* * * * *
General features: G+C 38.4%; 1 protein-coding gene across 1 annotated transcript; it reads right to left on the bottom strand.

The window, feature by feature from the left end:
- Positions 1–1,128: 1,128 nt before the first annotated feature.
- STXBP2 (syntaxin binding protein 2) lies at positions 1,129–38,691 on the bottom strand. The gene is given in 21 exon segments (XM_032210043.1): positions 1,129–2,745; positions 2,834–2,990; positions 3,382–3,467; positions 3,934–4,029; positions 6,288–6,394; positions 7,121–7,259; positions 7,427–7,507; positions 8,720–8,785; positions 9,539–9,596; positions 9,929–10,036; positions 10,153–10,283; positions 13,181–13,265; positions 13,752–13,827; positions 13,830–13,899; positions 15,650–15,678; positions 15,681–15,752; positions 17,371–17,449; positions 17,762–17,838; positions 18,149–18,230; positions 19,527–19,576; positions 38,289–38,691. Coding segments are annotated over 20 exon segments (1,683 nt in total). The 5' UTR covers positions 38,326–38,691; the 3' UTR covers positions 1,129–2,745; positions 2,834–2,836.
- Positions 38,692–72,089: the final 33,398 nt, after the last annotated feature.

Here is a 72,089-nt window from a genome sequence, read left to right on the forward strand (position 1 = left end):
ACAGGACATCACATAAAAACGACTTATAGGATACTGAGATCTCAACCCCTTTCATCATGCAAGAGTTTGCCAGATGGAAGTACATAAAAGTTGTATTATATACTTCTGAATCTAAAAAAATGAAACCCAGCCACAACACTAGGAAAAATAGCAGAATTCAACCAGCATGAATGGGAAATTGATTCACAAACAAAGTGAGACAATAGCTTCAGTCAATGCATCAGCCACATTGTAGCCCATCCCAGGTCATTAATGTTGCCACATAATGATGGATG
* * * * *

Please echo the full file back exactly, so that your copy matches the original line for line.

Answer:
General features: G+C 38.4%; 1 protein-coding gene across 1 annotated transcript; it reads right to left on the bottom strand.

The window, feature by feature from the left end:
- Positions 1–1,128: 1,128 nt before the first annotated feature.
- STXBP2 (syntaxin binding protein 2) lies at positions 1,129–38,691 on the bottom strand. The gene is given in 21 exon segments (XM_032210043.1): positions 1,129–2,745; positions 2,834–2,990; positions 3,382–3,467; positions 3,934–4,029; positions 6,288–6,394; positions 7,121–7,259; positions 7,427–7,507; positions 8,720–8,785; positions 9,539–9,596; positions 9,929–10,036; positions 10,153–10,283; positions 13,181–13,265; positions 13,752–13,827; positions 13,830–13,899; positions 15,650–15,678; positions 15,681–15,752; positions 17,371–17,449; positions 17,762–17,838; positions 18,149–18,230; positions 19,527–19,576; positions 38,289–38,691. Coding segments are annotated over 20 exon segments (1,683 nt in total). The 5' UTR covers positions 38,326–38,691; the 3' UTR covers positions 1,129–2,745; positions 2,834–2,836.
- Positions 38,692–72,089: the final 33,398 nt, after the last annotated feature.

Here is a 72,089-nt window from a genome sequence, read left to right on the forward strand (position 1 = left end):
ACAGGACATCACATAAAAACGACTTATAGGATACTGAGATCTCAACCCCTTTCATCATGCAAGAGTTTGCCAGATGGAAGTACATAAAAGTTGTATTATATACTTCTGAATCTAAAAAAATGAAACCCAGCCACAACACTAGGAAAAATAGCAGAATTCAACCAGCATGAATGGGAAATTGATTCACAAACAAAGTGAGACAATAGCTTCAGTCAATGCATCAGCCACATTGTAGCCCATCCCAGGTCATTAATGTTGCCACATAATGATGGATG